>>classes for your component elements, the entire script lives in the
>>only microformatting you've proposed is in your <link> tags, which
>>are already standardized as <link rel=stylesheet> and <script
> Chris is right, there might not be a need for anything more than that.
>>I guess this is something for Ryan and Tantek to mull over, but
>>initially -- though I love the idea of standardizing on semantic
>>classes and attributes for widget-like XHTML -- I'm just not sure that
>>microformats were intended for this particularly computer-focused
>>Ryan, Tantek? Any thoughts?
> In general, there has been a lot of mileage gained from standardized
> *formats*, but less often from standardized *APIs*.
> This seems to be due the nature of data being something you care about
> keeping around for a long time (thus the format matters), whereas
> applications are upgraded, thrown-away, switched-to/from all the time.
> Nonetheless, it certainly seems worthy of experimentation, and I'm certainly
> not going to dissuade anyone of that.
> The big difference is that this wouldn't be a "microformat" per se, since,
> as Chris noted, it wouldn't be used for expressing human *data*, but rather,
> it would be used for expressing aspects of an application.
> However, in as much as microformat methodology can be applied to solving
> this problem, I'm certainly curious to see what you come up with, and have
> no opposition to using this list and the wiki to do so.
> E.g. http://microformats.org/wiki/widget-examples
> So widgeters - have at it (and I recommend postponing the "naming" of it,
> hWidget or otherwise).
>>On 9/23/05, Ryan King <ryan at technorati.com> wrote:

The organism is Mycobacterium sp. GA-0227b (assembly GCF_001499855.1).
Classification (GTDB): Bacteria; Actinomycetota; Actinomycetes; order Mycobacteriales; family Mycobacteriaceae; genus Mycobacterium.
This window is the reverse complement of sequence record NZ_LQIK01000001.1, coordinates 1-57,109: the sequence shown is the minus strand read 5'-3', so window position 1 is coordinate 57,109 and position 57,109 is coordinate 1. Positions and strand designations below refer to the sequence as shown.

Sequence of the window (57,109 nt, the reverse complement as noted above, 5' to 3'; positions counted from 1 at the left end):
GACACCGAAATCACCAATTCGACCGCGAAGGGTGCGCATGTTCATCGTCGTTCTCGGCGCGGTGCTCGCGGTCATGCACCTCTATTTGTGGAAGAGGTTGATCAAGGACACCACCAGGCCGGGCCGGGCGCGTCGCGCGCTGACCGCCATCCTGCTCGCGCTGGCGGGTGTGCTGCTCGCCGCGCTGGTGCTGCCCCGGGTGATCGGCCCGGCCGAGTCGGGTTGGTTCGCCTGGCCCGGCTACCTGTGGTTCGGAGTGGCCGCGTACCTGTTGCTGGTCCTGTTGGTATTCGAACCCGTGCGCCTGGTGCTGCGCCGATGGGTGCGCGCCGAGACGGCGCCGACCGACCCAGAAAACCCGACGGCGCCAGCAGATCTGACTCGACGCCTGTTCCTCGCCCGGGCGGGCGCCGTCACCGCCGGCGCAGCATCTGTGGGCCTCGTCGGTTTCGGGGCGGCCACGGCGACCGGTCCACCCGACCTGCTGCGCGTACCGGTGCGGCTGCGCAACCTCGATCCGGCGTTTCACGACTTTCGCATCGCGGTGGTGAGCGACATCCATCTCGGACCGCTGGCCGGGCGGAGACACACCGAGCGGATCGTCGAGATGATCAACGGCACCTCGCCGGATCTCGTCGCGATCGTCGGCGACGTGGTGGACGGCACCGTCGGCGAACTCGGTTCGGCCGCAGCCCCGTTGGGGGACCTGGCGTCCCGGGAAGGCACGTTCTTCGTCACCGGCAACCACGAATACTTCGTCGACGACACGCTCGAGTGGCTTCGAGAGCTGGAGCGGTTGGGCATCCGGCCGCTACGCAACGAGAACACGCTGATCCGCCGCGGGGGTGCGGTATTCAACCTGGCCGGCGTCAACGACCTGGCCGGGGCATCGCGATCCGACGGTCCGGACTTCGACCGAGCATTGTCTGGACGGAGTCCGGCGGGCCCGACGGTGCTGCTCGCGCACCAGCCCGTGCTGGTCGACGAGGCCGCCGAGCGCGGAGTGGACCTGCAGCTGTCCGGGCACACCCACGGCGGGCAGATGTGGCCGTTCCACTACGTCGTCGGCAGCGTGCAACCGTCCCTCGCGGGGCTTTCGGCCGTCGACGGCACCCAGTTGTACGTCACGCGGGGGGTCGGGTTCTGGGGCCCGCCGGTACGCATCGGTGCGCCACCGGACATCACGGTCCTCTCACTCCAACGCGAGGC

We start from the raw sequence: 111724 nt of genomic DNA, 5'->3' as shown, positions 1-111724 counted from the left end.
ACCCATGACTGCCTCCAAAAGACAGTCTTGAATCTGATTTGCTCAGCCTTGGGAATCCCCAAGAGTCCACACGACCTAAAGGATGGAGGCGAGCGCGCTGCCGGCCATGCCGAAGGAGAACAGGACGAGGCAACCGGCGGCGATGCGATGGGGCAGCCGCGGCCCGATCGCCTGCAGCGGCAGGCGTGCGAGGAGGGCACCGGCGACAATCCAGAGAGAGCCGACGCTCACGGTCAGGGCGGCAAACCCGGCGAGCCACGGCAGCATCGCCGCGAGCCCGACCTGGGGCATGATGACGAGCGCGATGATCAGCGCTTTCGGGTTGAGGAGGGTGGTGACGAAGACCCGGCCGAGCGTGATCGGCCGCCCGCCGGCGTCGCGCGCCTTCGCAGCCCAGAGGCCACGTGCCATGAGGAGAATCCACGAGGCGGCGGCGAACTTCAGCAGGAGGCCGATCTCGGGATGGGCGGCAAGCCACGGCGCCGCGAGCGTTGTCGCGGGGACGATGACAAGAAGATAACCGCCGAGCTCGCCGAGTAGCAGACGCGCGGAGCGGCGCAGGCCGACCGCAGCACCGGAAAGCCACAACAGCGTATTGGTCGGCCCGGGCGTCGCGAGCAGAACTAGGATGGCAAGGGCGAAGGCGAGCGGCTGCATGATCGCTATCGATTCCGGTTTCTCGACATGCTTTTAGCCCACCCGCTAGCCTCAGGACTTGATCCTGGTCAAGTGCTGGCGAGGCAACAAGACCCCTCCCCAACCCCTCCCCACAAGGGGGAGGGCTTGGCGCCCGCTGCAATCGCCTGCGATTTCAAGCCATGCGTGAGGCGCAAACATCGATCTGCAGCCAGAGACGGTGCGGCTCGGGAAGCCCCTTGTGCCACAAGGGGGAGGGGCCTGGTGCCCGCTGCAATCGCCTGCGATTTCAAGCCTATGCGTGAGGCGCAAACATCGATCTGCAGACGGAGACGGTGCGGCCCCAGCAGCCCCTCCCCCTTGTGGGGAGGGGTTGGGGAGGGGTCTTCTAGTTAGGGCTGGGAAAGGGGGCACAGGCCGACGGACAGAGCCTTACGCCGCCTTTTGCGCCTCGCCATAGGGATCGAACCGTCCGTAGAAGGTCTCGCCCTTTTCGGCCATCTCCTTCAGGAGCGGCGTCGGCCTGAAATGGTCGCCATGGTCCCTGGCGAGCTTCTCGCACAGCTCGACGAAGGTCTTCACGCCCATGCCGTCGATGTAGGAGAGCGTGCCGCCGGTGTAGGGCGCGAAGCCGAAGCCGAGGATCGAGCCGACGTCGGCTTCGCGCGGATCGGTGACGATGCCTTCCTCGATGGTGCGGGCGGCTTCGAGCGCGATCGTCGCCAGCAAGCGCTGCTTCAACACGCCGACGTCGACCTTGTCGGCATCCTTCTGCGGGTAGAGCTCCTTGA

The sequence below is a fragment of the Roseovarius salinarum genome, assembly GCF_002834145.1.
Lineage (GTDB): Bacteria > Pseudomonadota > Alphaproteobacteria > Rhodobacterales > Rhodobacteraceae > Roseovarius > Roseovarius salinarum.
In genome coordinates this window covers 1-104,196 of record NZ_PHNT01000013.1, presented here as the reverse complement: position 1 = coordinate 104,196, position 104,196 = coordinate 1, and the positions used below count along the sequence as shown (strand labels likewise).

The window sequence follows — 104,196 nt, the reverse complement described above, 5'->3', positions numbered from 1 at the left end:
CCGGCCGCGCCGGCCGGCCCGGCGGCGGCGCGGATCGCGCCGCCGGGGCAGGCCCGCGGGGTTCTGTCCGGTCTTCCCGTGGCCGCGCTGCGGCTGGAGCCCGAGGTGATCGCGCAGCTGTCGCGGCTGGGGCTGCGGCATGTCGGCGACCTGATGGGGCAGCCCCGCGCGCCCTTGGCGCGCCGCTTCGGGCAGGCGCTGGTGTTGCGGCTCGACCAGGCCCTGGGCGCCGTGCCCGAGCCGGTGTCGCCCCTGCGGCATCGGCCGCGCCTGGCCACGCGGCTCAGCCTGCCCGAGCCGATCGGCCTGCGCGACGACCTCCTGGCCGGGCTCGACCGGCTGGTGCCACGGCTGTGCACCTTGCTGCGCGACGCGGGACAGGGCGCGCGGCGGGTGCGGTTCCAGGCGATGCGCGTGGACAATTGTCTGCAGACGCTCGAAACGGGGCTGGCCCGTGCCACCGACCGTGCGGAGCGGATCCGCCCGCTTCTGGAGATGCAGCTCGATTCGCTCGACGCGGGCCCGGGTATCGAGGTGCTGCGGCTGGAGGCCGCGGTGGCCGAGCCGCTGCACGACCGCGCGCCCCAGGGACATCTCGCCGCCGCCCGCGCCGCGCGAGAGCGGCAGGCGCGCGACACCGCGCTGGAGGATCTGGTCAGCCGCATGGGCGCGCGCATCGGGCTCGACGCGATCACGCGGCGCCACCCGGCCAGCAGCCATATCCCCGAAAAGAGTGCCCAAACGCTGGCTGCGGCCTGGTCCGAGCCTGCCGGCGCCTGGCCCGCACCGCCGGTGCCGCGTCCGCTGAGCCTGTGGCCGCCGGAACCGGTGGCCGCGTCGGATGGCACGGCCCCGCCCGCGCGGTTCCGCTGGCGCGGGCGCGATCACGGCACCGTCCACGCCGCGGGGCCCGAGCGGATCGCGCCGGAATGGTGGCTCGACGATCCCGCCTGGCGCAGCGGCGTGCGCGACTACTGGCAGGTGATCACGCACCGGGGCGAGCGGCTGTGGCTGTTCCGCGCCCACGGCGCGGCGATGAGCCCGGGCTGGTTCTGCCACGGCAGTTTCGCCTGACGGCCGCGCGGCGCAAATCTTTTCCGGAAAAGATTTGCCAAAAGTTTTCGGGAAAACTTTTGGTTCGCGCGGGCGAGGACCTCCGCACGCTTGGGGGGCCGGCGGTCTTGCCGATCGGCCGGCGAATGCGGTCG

>>>On Sep 23, 2005, at 8:35 AM, Kevin Lawver wrote:
>>>> I just joined the list yesterday, but have had an interest in
>>>>microformats for a while now, and have been promoting them within
>>>>my company (AOL) for a while now. We're working on our first
>>>>"serious" microformat, which smells a lot like hWidget. I've read
>>>>the whole thread on hWidget, and the only example I see is the
>>>>ticking clock. Is there a profile for it yet, or is that example
>>>>the whole of hWidget?
>>>To be honest, hWidget is actually a bit out of line with the typical
>>>process we use for developing microformats [http://microformats.org/
>>>There was no documentation of current behavior, nor analysis of
>>>current schemas (explicit or implicit).
>>>> I'll hopefully be releasing the first draft of our profile in
>>>>the next week or so (if I can get everyone to sign off on making it
>>>>public). I'll be sure to send it to the list, and I'd love your
>>>>feedback on it, and help making it as suitable for general use as
>>>You might want to take a look at http://microformats.org/wiki/process
>>>for ways to go about this.
>>>Thanks for your interest and welcome to the group.
>>>ryan at technorati.com
>>>microformats-discuss mailing list
>>>microformats-discuss at microformats.org
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>>microformats-discuss at microformats.org